UBC President's Speeches and Writings

Remarks for Professor Stephen J. Toope : Hong Kong alumni Christmas dinner, December 7, 2009 2010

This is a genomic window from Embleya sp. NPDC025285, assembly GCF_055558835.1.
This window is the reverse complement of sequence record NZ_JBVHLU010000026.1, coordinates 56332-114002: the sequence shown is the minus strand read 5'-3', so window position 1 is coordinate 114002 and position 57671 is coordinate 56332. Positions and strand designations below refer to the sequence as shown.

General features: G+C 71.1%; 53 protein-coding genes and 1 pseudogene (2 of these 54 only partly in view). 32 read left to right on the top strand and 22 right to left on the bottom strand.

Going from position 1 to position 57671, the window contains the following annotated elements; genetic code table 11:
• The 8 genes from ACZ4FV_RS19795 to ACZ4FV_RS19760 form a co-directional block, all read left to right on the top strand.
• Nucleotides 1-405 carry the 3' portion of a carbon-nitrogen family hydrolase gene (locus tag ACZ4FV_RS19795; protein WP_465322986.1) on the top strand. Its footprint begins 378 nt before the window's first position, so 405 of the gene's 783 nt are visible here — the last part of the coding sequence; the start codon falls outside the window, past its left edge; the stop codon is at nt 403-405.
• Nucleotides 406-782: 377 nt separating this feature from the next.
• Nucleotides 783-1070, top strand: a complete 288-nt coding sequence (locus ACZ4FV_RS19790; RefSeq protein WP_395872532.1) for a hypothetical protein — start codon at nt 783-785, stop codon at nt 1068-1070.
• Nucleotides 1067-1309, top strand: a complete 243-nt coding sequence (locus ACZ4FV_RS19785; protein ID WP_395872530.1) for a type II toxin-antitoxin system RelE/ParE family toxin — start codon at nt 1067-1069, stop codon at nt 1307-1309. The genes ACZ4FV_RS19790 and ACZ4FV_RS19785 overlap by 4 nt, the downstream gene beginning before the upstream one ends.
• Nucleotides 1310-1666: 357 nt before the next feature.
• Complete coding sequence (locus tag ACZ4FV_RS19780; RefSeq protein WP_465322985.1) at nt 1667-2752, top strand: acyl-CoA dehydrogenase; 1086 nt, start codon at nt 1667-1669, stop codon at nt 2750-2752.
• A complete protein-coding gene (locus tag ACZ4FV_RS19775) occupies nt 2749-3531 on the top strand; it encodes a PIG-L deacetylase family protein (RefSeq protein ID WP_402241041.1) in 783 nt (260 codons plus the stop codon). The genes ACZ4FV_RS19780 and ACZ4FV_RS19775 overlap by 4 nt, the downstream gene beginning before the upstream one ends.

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Remarks for Professor Stephen J. Toope Hong Kong Alumni Christmas Dinner December 7, 2009  Page 1 of 8    Thank you, Connie (Leung).  Good Evening! I am delighted that you could join us here tonight.  It is great to be back in Hong Kong, almost exactly a year to the day since we last met. We have a great deal of news to bring you concerning the past year, as well as a look ahead.  I want to begin with an item of interest that I touched upon last year. It is a once-in-a-lifetime event that begins exactly 66 days from today – the 2010 Olympic and Paralympic Winter Games. As you may already know, UBC’s Doug Mitchell Thunderbird Sports Centre will be the venue for men’s and women’s hockey and men’s sledge hockey during the games.  That means that in exactly 67 days, Canada’s defending Olympic champion women’s hockey team will be on the ice at UBC to face off against Slovakia in the opening round. Not only that, but exactly 65 days from today, the Olympic torch relay will pass through the Vancouver campus on the final leg of its journey from the ancient Greek city of Olympia to downtown Vancouver. Remarks for Professor Stephen J. Toope Hong Kong Alumni Christmas Dinner December 7, 2009  Page 2 of 8   Are we excited? Yes, we most certainly are excited – excited and honoured to again be at the centre of a globally significant event.  In order to take full advantage of the Olympic experience, we also have a series of critical dialogues and public symposia planned from now until February – just as a university should. These events will enable the community to hear UBC experts explore a wide range of games-related subjects such as public spending priorities, drugs and sport, and other important topics.  While the 2010 Games are one of the hottest topics on campus, another hot topic in our current economic environment – not surprisingly – is money. When I was here last year, the global economic crisis was just beginning to take hold. Shortly after that visit, I issued the first of a series of four letters to the community outlining how the crisis was affecting UBC.  Overall, I would say that, although there are some bumps in the road ahead, the situation is not critical. In fact, we are much better off than other Canadian and most US schools, particularly with respect to the health of our operating budgets, our endowments and pension plans. Remarks for Professor Stephen J. Toope Hong Kong Alumni Christmas Dinner December 7, 2009  Page 3 of 8   But what is even better news is that the provincial and federal governments continue to be the greatest financial supporters of the university. In fact, the 2009 spring provincial budget actually increased our base operating support. This is very good news, which was reaffirmed by the September provincial budget.  For anyone wanting more substantive details, those four letters are still available for viewing at the president’s office homepage – simply go to president.ubc.ca.  Some of you may recall that last year I reported on the process of reviewing our strategic plan. I am delighted to report that the plan has been ratified by our Senates and by the Board of Governors. Now called Place and Promise: The UBC Plan, and it is now available for viewing on the web at strategicplan.ubc.ca.  One of the first things you might notice is that the vision for the University, in essence, remains consistent with that of Trek 2010. But we now focus more on UBC as a complete learning community for students, faculty and staff – working together to promote global citizenship and a sustainable and civil society.  Remarks for Professor Stephen J. Toope Hong Kong Alumni Christmas Dinner December 7, 2009  Page 4 of 8  To that end, we have identified corresponding values and clearly linked commitments and action items, and we have also specifically linked the plan to a new UBC budget process.  One of the fundamental commitments in Place and Promise is to student learning – a subject that we have heard loud and clear is of particular interest to alumni. In fact, probably the question I am most frequently asked by alumni is: “is the university doing anything to improve undergraduate education?”  The answer is an emphatic yes, and we already have a wide range of initiatives under way.  For example, our LEAD initiative is designed to focus us more on undergraduate learning, and specifically on utilizing the research of Nobel-laureate Carl Wieman and others on what constitutes an outstanding learning environment, both inside and outside the classroom.  Enhancing undergraduate learning also means greater focus on student engagement. One of our primary areas of interest is on student housing and on building a sustainable and vibrant campus community. While UBC leads Canada in provision of on-campus Remarks for Professor Stephen J. Toope Hong Kong Alumni Christmas Dinner December 7, 2009  Page 5 of 8  housing, we need to do more. We have already surpassed the target of 1,000 student beds at UBCO. At UBC Vancouver, a student housing strategy has been presented to increase the housing opportunities by some 2,500 beds within four years.  Internationalization of student opportunity is also a key priority. We’ve already got some wonderful programs in place, such as Go Global and International Service Learning, but currently we are only able to provide opportunities for about 17 per cent of our undergraduate students. I would like to see what it would take to get us closer to something like 30 per cent over the next five years.  Overall, we are exploring a wide range of enriched learning opportunities for undergraduate students. In fact, if you look at the Student Learning commitment in Place and Promise, you will see a specific action item to provide all students with at least two special educational enrichment opportunities during their course of studies. These enrichment opportunities can take the form of a research activity, first-year small class experience, international learning, community service learning, or co-op or internship opportunities.  Remarks for Professor Stephen J. Toope Hong Kong Alumni Christmas Dinner December 7, 2009  Page 6 of 8  I also want to briefly touch upon two initiatives which are allied to the new strategic plan. First, the Board has approved a move into the first phase of a major fundraising campaign – one that will allow us to further diversify our funding sources and that will be premised on harnessing philanthropy behind clearly articulated university priorities.  The other is a new identity we have forged for UBC. If you have visited our website recently, you will have noticed a distinctly different look and feel founded on the motto UBC: A Place of Mind.  A couple of years ago it became apparent to us that we needed to find a way to better tell UBC’s story in a compelling way. A great deal of consultation and research went into this initiative to determine which characteristics would best serve to differentiate UBC within a crowded market. We concluded that there are three.  The first is that we have students with the academic qualifications to attend any university in the world.  Second, our research achievements have earned UBC widespread recognition as one of Canada’s and the world’s finest universities. Remarks for Professor Stephen J. Toope Hong Kong Alumni Christmas Dinner December 7, 2009  Page 7 of 8   Third, the inspiring locations and openness of our campus environments lend themselves to essential forms of human interaction – social, intellectual and international – all of critical importance in stimulating an atmosphere of deep learning and leading edge innovation.  We started a campaign back in September focused first in BC that features bold headlines and imagery telling stories of the amazing things that happen -- From Here, UBC…this unique place of mind. This campaign will roll out nationally and internationally over the next 18 months.  Although it is too early to tell, we are optimistic that this strategy will succeed in telling UBC’s story to wider audiences, and will strengthen our efforts to attract new strategic partnerships, and to recruit even more of the best and brightest students and faculty from around the world.  In order to help reveal the essence of your university’s new identity, I want to close with a short video. Before we do that, please know that, along with our annual report, you will also Remarks for Professor Stephen J. Toope Hong Kong Alumni Christmas Dinner December 7, 2009  Page 8 of 8  receive a copy of Place and Promise tonight, and you’ll also find a comprehensive version of it online.  I hope that in the coming year when you think of place - this place we call UBC - you’ll think not only of the Point Grey and Okanagan campuses, but also of the UBC-supported clinics and hospitals around the province whose doors are open at this very minute serving the needs of four-and-a-half million British Columbians. I hope too that you’ll think of the UBC Learning Exchanges in the downtown eastside and in Kelowna, whose doors are also open to provide a “hand up” to residents of those communities.  And I hope that when you think of promise, you will think of all that this place of mind can yet become, and all that UBC’s students, staff, faculty, alumni, and community supporters can yet learn … can yet discover … can yet contribute … each of us in our own way.  Thank you once again for being here this evening.  Warmest holiday wishes to all.